Microsoft finally withdrew its ancient operating system, Windows for Workgroups 3.11, on 1 November from the embedded market.
In July the company told electronics vendors that the 15-year-old OS would be put to bed at the start of this month.
Presumably it made that announcement to give manufacturers still partying like it’s 1993 enough time to recover from the shock of having to move onto Vista.
Oddly, Windows 3.11 for Workgroups actually outlived its successor, Windows 95. That operating system has been unavailable for retail and OEM sales for quite some time.
However, you can still apparently get your hands on a copy of Win 95 over at eBay, where a “new, genuine, sealed” copy can be yours for just £16.99.
Meanwhile, MS stopped supporting Windows 3.11 for Workgroups in 2001 but, as the Beeb notes, a number of companies still found the embedded system a useful platform.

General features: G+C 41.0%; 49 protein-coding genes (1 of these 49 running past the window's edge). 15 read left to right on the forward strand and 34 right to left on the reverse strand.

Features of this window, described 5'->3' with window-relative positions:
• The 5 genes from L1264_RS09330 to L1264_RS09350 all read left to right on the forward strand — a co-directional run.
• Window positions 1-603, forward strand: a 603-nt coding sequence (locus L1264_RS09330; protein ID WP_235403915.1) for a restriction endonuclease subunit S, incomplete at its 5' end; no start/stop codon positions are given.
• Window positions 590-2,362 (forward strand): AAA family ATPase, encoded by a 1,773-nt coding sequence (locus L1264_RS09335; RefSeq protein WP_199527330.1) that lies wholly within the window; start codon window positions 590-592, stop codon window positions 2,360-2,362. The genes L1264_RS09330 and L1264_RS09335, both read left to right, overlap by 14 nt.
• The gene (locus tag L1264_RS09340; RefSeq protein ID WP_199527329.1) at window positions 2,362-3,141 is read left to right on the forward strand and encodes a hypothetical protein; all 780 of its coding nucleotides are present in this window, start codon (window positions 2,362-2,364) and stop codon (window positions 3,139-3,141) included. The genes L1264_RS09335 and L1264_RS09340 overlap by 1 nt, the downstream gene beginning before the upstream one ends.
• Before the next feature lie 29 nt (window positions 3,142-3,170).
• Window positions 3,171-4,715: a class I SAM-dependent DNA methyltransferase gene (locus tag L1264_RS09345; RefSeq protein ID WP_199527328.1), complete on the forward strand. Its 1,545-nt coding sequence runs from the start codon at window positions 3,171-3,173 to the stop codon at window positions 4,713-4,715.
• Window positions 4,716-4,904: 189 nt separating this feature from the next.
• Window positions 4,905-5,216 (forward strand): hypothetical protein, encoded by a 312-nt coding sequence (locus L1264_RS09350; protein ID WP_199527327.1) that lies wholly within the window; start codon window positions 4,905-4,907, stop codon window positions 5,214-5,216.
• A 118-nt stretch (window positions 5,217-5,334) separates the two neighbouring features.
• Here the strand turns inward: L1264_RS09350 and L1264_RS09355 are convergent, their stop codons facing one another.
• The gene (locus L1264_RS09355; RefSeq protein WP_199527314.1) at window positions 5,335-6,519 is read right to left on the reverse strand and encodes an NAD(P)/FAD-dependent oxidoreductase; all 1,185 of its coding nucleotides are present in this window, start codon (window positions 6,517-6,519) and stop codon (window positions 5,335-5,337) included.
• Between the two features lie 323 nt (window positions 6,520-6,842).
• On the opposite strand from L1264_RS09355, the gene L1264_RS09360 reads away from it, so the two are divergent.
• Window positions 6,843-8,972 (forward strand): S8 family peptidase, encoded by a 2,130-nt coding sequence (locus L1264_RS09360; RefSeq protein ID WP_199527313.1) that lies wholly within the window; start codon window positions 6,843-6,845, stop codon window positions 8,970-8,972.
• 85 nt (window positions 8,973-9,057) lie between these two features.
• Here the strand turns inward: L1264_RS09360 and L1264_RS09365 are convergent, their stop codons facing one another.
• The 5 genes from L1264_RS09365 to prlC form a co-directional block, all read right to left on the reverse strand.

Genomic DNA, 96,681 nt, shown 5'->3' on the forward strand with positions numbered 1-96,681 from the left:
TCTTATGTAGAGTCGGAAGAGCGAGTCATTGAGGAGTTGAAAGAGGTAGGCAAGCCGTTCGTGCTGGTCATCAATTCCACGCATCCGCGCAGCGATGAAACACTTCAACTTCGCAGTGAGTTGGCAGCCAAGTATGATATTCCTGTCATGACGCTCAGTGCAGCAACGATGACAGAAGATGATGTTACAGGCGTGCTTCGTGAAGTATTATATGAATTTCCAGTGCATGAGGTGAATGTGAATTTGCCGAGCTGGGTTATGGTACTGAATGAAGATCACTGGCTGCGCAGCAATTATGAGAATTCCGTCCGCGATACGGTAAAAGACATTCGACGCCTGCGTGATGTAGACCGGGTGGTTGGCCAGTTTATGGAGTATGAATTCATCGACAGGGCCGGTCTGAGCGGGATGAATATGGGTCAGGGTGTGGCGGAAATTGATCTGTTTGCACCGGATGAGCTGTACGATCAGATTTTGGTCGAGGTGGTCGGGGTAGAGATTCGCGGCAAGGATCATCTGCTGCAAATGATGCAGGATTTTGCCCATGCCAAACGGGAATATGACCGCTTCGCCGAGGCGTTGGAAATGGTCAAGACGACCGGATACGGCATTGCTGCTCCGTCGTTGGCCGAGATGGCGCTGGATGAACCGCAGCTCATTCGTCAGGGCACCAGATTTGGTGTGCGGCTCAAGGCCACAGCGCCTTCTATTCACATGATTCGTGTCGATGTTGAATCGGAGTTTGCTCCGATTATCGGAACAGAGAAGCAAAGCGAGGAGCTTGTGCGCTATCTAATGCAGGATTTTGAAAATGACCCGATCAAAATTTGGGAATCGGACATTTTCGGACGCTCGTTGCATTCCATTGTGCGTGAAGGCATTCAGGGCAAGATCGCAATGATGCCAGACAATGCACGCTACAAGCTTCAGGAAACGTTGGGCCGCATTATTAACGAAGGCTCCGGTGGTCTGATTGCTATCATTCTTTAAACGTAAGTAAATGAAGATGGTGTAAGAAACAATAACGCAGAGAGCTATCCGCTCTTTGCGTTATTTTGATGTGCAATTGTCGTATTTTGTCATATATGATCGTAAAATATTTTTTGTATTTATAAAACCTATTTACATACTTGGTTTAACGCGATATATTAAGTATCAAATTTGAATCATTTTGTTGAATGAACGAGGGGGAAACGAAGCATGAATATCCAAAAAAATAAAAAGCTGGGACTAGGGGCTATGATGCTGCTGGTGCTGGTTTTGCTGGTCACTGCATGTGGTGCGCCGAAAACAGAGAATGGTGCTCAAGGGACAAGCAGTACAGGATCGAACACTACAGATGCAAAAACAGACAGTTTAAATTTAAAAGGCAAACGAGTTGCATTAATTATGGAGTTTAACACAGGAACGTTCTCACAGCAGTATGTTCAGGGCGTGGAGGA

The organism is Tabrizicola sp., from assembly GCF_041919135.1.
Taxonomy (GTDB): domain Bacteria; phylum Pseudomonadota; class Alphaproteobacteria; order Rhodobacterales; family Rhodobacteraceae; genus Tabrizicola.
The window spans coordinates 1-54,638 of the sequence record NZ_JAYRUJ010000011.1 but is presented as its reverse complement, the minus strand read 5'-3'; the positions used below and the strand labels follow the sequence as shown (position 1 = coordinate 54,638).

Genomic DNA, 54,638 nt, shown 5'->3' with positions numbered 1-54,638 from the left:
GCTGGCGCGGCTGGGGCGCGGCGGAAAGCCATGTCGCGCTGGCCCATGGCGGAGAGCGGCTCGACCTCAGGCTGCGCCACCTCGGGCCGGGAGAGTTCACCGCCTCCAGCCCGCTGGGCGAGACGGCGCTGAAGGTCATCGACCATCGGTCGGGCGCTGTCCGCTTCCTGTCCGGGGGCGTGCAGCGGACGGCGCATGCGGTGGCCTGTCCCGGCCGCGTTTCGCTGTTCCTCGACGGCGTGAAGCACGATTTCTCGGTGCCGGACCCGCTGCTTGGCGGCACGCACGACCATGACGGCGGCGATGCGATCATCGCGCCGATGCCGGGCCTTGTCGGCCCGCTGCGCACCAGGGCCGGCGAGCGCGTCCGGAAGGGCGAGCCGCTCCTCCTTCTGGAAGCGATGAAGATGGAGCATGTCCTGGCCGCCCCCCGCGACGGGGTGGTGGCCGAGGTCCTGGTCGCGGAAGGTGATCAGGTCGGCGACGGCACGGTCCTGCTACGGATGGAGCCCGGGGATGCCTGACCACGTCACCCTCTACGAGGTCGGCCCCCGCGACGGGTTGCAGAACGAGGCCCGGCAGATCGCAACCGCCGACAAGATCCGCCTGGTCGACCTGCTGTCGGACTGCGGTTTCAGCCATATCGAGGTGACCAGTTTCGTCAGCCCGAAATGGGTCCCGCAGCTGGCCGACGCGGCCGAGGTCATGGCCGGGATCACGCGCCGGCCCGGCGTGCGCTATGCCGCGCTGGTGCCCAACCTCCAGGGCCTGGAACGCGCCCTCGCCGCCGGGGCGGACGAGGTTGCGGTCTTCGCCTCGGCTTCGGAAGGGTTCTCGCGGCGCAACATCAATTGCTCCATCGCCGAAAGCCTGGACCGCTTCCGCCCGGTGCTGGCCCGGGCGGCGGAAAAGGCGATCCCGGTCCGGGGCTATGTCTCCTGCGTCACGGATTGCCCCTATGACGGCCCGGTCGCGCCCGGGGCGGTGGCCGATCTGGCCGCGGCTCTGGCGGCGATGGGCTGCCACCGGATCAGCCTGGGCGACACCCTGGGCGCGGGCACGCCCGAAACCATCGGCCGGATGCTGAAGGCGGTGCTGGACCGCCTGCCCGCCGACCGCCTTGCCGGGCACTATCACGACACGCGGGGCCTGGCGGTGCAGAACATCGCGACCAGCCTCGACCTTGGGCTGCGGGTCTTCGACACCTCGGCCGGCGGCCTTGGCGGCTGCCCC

Virgin and Qantas have both been known to use the OS to power some of their in-flight entertainment systems for long-haul flights. It’s also been used in cash tills and ticketing systems.
The clunkily-named Windows for Workgroups 3.11 needed at least - wait for it - 640KB of RAM, seven megabytes of hard drive space and support for a CGA, EGA and VGA graphics card. It required an 8086/8088 processor or higher, with a clock speed of up to 10MHz. ®